Milacron Inc. announced Nov. 8 that it is moving assembly of Uniloy blow molding machines and structural foam molding machines from Manchester, Mich., to Milacron's main assembly plant in southwestern Ohio. The move follows months of rumors and a steady stream of layoffs at Manchester.
Ninety production workers at the Uniloy-Milacron plant will lose their jobs. Milacron said it plans to add 75 jobs to its Batavia, Ohio, factory.
Manchester is not closing down. Milacron will create a ``center of excellence'' there, retaining 200 people involved in product design, engineering and sales and service for blow molding machines and structural foam presses. Milacron also will leave its major tooling operation at Manchester. Sources said about 100 people work in the mold shop, which is one of the largest U.S. suppliers of blow molds for milk jugs.
Milacron spent $210 million in 1998 to buy the Uniloy business from Johnson Controls Inc. Milacron had made only accumulator-head blow molding machines before that deal, but Uniloy brought the company a diverse range of machines to blow mold consumer packaging, such as polyethylene detergent bottles, milk jugs and PET bottles.
At peak levels the Manchester factory employed more than 400. But Uniloy got hit hard by consolidation among U.S. dairy companies that began in the late 1990s. The new, larger national dairies took time to sort out their production and delayed buying machines.
Milacron made several layoffs in Manchester, and production employment dwindled to the current 90 from a range of 150-250. The plant is nonunion.
In 1999, Milacron also made major changes to Uniloy's European operations, closing several plants.
Martin Lakes was named Uniloy-Milacron president two years ago, but he left the company earlier this year.
The Nov. 8 announcement also said Milacron's D-M-E mold-base unit will close its factory in Monterey Park, Calif., and move production to four other D-M-E plants. The company plans to open a new West Coast distribution center.
Milacron said the Uniloy announcement means the largest U.S. plastics machinery maker has established Batavia as the single integrated center of North American manufacturing for its entire product line: injection molding machines, extruders and now container blow molding machines and structural foam presses.
Batavia now is Milacron's beachhead against the brutal U.S. machinery market - described by industry leaders as the worst in recent memory.
The Uniloy and D-M-E announcement came a day after Milacron reported its third-quarter financial results. Plastics machinery sales of $149 million were down $3 million from the same quarter of 2001. New orders were flat.
Shipments of injection presses held steady while Milacron reported declines in blow molding machines and mold bases.
Meanwhile, Cincinnati-based Milacron continues to recast itself as a plastics-only player, getting rid of metal-fabricating-related products. This summer the company sold its Valenite, Widia and Werko metal-cutting-products operations, using the money to pay down debt by about $300 million.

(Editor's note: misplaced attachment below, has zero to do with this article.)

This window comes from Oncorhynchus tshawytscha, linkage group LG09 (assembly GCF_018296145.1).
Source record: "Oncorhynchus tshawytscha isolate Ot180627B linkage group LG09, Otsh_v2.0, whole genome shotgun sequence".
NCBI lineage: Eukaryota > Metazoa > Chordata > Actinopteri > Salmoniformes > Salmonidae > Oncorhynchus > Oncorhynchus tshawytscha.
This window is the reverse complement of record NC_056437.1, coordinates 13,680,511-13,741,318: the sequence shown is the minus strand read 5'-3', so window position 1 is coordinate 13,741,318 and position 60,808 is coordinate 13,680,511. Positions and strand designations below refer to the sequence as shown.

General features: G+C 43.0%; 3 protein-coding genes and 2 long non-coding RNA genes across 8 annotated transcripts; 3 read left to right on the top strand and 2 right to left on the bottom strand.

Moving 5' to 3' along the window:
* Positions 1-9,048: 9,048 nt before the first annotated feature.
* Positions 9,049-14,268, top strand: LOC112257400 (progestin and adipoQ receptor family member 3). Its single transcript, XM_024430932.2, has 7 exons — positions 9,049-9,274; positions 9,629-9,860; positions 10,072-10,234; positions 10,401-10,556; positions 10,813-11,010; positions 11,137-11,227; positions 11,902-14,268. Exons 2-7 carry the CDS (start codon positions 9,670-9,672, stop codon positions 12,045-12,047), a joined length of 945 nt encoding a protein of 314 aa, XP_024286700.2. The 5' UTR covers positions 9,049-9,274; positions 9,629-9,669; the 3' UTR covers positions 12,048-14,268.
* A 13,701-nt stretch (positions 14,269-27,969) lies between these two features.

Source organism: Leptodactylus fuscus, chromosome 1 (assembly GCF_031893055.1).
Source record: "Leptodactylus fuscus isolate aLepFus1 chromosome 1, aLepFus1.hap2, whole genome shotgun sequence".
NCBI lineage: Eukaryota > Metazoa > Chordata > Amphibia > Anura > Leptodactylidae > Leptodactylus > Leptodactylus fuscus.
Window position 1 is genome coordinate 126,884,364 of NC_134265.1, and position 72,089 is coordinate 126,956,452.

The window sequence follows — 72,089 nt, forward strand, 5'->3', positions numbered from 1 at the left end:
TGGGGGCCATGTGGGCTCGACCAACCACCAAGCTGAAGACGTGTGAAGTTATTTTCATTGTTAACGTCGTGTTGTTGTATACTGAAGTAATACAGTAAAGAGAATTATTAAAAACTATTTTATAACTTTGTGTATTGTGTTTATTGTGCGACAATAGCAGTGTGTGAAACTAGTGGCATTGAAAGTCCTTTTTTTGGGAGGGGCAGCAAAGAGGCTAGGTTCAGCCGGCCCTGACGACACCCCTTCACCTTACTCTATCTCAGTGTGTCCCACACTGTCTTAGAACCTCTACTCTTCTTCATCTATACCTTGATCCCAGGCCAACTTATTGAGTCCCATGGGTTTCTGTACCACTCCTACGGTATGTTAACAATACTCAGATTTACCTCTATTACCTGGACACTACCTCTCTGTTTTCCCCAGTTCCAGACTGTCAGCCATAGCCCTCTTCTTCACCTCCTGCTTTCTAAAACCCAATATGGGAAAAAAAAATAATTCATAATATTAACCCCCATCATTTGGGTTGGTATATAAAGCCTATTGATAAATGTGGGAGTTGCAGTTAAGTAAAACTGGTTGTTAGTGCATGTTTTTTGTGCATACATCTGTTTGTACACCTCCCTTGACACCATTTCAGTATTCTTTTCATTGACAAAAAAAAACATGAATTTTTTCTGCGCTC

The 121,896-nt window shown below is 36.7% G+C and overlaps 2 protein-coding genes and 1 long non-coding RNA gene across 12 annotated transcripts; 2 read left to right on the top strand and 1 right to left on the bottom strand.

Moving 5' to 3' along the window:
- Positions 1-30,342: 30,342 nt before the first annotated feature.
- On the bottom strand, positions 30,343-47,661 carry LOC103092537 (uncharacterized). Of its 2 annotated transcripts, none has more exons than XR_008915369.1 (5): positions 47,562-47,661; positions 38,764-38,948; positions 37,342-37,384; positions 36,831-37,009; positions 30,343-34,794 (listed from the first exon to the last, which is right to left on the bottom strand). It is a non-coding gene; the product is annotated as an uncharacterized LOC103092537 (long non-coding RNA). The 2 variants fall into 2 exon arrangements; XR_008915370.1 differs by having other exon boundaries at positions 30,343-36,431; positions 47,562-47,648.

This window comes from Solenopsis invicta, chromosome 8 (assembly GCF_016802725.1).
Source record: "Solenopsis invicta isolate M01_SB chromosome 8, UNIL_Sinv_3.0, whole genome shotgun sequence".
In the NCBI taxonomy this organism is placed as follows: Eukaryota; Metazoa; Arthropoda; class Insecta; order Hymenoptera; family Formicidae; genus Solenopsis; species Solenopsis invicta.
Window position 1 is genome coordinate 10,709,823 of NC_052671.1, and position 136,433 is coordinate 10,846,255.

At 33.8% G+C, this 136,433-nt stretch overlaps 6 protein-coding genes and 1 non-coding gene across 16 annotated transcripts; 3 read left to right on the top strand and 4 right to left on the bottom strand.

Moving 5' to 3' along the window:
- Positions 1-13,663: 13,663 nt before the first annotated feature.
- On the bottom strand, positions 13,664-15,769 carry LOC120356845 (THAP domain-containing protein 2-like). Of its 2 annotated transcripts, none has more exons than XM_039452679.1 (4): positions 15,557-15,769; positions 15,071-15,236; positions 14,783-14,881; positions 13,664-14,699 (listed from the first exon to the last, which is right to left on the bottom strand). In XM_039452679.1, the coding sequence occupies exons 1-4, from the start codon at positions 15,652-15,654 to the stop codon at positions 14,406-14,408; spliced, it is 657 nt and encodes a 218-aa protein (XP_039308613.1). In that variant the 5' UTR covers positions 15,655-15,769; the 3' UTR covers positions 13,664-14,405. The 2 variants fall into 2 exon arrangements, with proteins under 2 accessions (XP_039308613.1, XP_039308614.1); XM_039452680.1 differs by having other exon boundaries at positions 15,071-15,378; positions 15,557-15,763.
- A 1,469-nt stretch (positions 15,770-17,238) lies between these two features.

Milacron has announced it is treating its grinding wheel and round tool operations as discontinued operations, as it studies what to do with those metals-related businesses. Milacron is retaining its industrial fluids business.
Milacron will lose money for the full-year 2002. Company officials have lowered their predictions for 2003, now saying they expect Milacron to break even next year, assuming no strong economic recovery in the near term.
The break-even point could come in the fourth quarter, thanks to cost-cutting and a move to lean manufacturing, officials said.
But executives remained cautious in a Nov. 7 conference call to stock analysts.
``We have yet to see convincing signs of a recovery in our markets,'' said Ronald Brown, chairman and chief executive officer. ``On the other hand, there has been no further deterioration either, as order rates have generally stabilized for the past several quarters.''
Harold Faig, president and chief operating officer, told analysts that plastics machinery ``is generally much better than it has been for the past year or so, but even so, breaking orders loose is still difficult to come by.''
In personnel news, Milacron named Dale Werle president of Ferromatik Milacron North America, where he will oversee the company's Batavia-based injection molding machinery business. Milacron also named David Bertke vice president of manufacturing for its Ohio factories, which include the Batavia assembly plant and a machining factory in nearby Mount Orab.
The top post at Ferromatik Milacron has been open for more than a year since Bill Gruber moved to head a new consulting company that Milacron launched called Concentric Custom Services Inc.
In his new position Werle has direct responsibility for the unit's profit and loss, including rebuilt and remanufactured products, the company said. Werle is an 18-year veteran of Milacron, serving as vice president and general manager since 1999.
Bertke, another veteran employee, joined Milacron in 1973, working in its former machine tool business. He moved to the plastics equipment side in 1994. Most recently he was general manager of the ExtrusionTek business.
Both Werle and Bertke will play key roles in Milacron's Six Sigma and lean manufacturing efforts.